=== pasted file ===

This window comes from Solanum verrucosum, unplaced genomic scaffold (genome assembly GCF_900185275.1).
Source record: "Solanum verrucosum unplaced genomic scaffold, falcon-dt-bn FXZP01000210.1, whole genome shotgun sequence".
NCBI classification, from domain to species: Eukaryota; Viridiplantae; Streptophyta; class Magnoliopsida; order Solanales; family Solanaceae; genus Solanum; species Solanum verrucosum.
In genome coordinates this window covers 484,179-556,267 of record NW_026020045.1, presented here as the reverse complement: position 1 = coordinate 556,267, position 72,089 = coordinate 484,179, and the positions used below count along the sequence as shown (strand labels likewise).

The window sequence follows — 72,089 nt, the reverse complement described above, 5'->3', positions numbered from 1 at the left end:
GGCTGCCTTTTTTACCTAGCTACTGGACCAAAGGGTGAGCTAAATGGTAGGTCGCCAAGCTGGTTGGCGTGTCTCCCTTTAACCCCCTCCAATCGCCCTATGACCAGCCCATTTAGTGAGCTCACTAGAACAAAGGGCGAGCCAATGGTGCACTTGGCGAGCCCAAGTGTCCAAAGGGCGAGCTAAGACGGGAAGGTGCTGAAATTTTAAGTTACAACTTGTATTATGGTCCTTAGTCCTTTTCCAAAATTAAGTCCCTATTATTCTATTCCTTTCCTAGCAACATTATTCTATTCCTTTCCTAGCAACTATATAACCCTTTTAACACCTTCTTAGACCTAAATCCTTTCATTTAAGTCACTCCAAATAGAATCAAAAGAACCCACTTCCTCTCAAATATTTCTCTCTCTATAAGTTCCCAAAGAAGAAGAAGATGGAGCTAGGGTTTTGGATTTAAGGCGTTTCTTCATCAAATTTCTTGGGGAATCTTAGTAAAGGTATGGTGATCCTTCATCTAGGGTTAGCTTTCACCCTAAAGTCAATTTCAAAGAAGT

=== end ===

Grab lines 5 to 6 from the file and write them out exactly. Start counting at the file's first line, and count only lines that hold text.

The window sequence follows — 72,089 nt, the reverse complement described above, 5'->3', positions numbered from 1 at the left end:
GGCTGCCTTTTTTACCTAGCTACTGGACCAAAGGGTGAGCTAAATGGTAGGTCGCCAAGCTGGTTGGCGTGTCTCCCTTTAACCCCCTCCAATCGCCCTATGACCAGCCCATTTAGTGAGCTCACTAGAACAAAGGGCGAGCCAATGGTGCACTTGGCGAGCCCAAGTGTCCAAAGGGCGAGCTAAGACGGGAAGGTGCTGAAATTTTAAGTTACAACTTGTATTATGGTCCTTAGTCCTTTTCCAAAATTAAGTCCCTATTATTCTATTCCTTTCCTAGCAACATTATTCTATTCCTTTCCTAGCAACTATATAACCCTTTTAACACCTTCTTAGACCTAAATCCTTTCATTTAAGTCACTCCAAATAGAATCAAAAGAACCCACTTCCTCTCAAATATTTCTCTCTCTATAAGTTCCCAAAGAAGAAGAAGATGGAGCTAGGGTTTTGGATTTAAGGCGTTTCTTCATCAAATTTCTTGGGGAATCTTAGTAAAGGTATGGTGATCCTTCATCTAGGGTTAGCTTTCACCCTAAAGTCAATTTCAAAGAAGT